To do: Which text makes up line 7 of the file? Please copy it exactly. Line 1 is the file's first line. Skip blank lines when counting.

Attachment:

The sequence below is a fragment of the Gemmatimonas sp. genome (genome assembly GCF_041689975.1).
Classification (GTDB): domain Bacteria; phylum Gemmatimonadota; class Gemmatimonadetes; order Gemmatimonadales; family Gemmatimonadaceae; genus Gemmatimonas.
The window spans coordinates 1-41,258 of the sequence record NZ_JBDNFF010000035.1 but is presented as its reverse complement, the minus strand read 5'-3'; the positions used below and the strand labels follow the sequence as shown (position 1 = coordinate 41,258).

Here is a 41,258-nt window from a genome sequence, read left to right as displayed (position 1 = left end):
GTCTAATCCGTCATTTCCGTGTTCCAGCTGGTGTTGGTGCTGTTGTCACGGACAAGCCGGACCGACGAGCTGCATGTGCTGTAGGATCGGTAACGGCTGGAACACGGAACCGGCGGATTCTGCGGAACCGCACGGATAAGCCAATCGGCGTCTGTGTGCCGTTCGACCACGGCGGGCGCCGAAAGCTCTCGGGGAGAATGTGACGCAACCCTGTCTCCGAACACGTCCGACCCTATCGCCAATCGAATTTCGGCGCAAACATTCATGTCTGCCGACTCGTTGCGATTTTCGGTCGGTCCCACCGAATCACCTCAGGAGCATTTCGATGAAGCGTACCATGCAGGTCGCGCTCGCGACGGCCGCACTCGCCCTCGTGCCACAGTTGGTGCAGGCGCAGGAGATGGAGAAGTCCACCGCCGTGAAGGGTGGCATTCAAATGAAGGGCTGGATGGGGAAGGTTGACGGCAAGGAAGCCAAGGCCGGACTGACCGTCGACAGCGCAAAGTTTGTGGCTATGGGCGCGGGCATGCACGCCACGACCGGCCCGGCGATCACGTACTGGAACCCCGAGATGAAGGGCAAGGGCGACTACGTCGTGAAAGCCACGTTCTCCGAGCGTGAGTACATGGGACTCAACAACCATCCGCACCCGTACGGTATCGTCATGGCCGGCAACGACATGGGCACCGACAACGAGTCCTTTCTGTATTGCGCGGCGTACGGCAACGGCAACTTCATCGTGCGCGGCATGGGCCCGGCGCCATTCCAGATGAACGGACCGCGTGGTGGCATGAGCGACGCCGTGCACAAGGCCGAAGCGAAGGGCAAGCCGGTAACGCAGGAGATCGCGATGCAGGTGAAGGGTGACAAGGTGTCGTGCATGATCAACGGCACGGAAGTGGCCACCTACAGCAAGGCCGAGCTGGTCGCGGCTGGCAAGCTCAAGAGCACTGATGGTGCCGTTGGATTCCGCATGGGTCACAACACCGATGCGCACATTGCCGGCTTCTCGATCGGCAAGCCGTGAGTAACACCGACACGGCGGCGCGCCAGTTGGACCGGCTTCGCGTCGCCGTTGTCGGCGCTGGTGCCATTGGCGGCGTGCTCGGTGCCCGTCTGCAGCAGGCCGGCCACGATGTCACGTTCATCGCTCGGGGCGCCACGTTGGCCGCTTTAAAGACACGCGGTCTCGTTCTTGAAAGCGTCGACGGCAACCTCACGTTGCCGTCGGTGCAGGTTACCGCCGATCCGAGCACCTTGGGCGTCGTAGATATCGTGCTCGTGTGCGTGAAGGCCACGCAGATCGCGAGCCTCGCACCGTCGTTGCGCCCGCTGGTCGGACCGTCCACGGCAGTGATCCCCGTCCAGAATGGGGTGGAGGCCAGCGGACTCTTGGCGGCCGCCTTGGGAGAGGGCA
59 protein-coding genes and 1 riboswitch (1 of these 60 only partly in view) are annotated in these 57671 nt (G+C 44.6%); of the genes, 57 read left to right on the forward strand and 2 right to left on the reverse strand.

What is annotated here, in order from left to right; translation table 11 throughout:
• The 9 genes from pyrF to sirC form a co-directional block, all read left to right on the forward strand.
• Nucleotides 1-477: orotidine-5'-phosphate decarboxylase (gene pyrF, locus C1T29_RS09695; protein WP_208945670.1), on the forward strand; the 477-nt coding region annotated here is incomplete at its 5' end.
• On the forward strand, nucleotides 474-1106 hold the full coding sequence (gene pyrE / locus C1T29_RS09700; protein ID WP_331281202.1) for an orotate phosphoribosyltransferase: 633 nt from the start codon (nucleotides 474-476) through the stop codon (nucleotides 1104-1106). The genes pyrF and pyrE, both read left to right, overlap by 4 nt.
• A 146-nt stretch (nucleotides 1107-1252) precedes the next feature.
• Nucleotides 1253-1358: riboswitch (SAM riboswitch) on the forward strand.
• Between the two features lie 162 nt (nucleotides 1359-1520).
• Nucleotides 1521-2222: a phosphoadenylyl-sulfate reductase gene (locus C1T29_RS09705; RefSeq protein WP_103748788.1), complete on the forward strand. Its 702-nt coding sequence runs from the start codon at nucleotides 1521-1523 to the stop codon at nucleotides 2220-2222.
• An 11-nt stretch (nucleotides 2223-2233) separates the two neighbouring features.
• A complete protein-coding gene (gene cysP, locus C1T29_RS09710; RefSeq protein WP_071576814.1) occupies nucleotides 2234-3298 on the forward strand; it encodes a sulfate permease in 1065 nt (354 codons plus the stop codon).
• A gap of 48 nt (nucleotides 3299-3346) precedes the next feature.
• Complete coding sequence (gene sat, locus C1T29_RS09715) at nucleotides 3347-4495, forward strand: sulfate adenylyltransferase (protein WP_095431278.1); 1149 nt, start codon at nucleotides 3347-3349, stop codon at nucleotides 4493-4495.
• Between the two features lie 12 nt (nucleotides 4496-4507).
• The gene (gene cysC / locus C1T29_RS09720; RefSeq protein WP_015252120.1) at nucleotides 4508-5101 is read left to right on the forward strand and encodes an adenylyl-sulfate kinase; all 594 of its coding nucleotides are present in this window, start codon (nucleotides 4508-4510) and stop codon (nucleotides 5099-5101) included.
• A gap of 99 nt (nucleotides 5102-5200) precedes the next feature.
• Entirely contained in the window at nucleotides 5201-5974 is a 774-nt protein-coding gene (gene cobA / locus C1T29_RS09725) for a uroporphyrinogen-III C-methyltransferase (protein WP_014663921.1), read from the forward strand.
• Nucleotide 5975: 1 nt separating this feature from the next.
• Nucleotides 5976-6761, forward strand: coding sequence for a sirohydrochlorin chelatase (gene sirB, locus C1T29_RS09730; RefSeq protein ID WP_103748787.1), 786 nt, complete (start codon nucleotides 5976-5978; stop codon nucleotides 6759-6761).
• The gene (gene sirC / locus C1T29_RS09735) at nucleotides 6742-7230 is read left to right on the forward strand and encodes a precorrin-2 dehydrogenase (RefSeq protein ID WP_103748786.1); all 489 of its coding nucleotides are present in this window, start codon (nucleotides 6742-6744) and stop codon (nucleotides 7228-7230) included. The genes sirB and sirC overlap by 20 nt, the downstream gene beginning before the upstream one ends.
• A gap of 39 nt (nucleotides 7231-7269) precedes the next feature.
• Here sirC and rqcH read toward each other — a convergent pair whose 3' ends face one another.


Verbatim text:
What is annotated here, in order from left to right; translation table 11 throughout: